Monday, October 4, 2021


Submitted by Gerald (Gerry) David In 2019, I was approached with the unique opportunity to be Team Captain for the team that Canada enters into the World Photographic Cup. I didn’t know anything about it, but the person who approached me had an enthusiasm that was rather infectious. Maybe it was the delta variant of enthusiasm. So I agreed to be part of it, with help. And that is how I became Co-Captain of Team Canada! Joining me on my journey was the inimitable Jillian Chateauneuf, well known to many at PPOC. You can call us Gerr-illian.

PPOC is one of the main sponsors of WPC-Team Canada along with CAPA, CAPIC, and NPAC. Unlike other countries, ours is one of the few that has a multi-association sponsorship, making it not only unique, but also deep in terms of talent. Thank you PPOC for supporting WPC through the challenging years and allowing us the opportunity to grow into something great.

WPC-Team Canada had some great Team Captains prior to us, and we had a good base to guide us. We did a full website rebuild this year to focus on the Photographers to give them great marketing opportunities. We immediately lowered the entry fee to attract more images to choose from. Alumni, were celebrated and invited back into the fold. Alumni can enter 1 free image every year, for the rest of mine and Jillian’s tenure at least! It pays to be on the Team! Small but consequential changes.

Our goal was to find our way back to the top. In 2014, the year of it’s inception, Team Canada finished 4th place in a group of 12. We came close in 2020 and brought home a 5th place finish in a group of 38. Finally, in 2021, Team Canada finished ON THE PODIUM!!! Tied for 3rd with Spain. Team Canada brought home a trophy.

What did we change to shake things up? We changed the “choice” process. We went from “judging” a group of images to “curating” and assembling a Team.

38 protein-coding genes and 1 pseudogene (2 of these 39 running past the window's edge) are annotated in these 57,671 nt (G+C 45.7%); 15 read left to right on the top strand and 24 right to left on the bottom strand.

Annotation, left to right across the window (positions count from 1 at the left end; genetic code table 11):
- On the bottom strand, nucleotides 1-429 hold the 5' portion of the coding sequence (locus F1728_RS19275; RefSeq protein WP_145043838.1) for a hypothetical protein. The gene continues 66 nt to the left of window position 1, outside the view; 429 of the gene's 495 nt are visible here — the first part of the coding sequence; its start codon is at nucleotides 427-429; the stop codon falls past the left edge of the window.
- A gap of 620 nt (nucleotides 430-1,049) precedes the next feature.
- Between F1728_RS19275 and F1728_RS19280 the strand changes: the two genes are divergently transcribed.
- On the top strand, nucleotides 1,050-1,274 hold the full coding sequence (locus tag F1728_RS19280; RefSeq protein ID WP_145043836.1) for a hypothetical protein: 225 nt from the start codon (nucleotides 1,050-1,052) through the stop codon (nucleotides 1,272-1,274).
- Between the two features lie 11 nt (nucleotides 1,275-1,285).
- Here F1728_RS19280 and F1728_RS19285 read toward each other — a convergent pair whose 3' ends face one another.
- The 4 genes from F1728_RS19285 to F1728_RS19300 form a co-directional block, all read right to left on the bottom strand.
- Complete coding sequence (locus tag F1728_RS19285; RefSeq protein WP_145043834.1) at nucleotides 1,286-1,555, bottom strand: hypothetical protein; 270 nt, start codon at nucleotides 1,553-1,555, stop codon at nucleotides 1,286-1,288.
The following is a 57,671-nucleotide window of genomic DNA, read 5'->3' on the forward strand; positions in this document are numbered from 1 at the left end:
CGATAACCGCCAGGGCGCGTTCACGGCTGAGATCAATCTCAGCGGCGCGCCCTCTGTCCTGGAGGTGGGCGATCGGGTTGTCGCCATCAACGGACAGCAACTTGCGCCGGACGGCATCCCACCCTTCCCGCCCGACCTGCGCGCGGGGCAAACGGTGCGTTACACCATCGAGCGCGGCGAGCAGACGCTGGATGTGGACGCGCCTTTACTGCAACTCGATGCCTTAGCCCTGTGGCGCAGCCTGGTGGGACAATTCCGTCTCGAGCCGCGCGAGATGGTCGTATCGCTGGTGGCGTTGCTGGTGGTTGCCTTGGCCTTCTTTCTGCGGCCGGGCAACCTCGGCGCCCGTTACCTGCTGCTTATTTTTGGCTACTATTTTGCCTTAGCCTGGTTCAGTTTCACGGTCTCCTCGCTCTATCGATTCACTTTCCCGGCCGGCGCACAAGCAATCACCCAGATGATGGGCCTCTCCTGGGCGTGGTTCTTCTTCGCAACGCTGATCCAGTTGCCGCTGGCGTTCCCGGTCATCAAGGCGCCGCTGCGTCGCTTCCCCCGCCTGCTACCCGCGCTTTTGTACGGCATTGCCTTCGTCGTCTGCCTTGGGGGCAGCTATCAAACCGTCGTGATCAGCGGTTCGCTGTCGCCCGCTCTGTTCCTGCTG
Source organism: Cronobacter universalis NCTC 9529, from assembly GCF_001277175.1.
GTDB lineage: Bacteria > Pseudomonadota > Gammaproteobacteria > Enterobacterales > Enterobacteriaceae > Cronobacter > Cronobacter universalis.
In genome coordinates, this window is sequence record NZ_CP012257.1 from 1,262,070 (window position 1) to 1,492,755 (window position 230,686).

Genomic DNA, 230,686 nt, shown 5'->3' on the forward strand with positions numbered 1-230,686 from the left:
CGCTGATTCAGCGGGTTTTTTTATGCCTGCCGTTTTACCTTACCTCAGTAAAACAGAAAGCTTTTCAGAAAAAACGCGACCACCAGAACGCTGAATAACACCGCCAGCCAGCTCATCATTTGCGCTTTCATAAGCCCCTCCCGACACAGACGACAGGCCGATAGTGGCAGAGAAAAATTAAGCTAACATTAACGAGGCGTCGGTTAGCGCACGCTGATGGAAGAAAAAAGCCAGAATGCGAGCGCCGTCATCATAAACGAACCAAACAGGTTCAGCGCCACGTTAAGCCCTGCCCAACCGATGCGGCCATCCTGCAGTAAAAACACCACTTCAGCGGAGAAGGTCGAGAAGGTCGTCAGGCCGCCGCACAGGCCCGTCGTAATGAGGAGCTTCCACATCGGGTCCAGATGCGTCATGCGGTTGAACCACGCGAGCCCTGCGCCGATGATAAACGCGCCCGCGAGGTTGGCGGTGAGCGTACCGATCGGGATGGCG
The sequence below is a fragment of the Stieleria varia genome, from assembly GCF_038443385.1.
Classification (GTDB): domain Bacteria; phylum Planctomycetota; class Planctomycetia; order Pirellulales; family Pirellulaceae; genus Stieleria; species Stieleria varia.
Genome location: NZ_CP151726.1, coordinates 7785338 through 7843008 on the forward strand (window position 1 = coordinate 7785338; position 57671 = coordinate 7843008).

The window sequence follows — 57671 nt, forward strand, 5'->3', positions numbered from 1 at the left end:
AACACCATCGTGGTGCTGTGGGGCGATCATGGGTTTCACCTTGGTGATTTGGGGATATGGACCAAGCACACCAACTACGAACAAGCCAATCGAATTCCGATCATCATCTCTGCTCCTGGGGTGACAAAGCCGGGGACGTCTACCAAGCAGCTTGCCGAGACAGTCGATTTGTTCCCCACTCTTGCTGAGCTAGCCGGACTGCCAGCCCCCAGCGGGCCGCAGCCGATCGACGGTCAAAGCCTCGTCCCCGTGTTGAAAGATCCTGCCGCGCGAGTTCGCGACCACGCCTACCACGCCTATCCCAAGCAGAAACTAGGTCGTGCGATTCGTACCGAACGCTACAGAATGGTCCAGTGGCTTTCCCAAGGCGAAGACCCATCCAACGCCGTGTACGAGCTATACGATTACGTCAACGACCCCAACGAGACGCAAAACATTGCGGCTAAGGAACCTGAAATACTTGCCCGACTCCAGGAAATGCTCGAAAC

No longer “judged”, but now “curated”. Becoming a member on Team Canada is a pretty rare honour so we needed to choose carefully and reward appropriately. A maximum of 18 photographers end up on the team, with 18 images in 6 categories. Over 70 photographers compete for a spot, some in multiple categories.

NEW TO WPC TEAM CANADA – Team Canada Photographers who finish in the WPC Top 10 qualify for a “grant” to help them defray expenses for travel, whenever that may resume, to attend the conference and ceremony. 50% of our annual income goes to those grants, and it’s value depends on the number of photographers who decide to attend.

The difference between judging and curating is simple enough to explain, but difficult to accomplish. The idea is to get your “curators”, who are used to judging, to pick 3 images in each category that may not be the “best” images based on their associations judging model, but the “best” image to win or place top 10 in the category. In many cases “Best” means the same thing for both judging and curating, but not always. A good example was an image from 2020 where a Nature specialist held a critical tie-breaker vote between 2 images. The curator said to me “I wouldn’t choose this image for our competition, but I think it would do well at WPC as it has aspects that do well with international judges”. That curator put aside their training and preferences to choose an image for the TEAM! And that image went on to win Best of Nation as well as finish top 3 in Nature!

Curating each category is done by 3 specialists – a specialist is someone whose main photographic talent lies in that genre, and who can help our photographers achieve their true potential. How is that?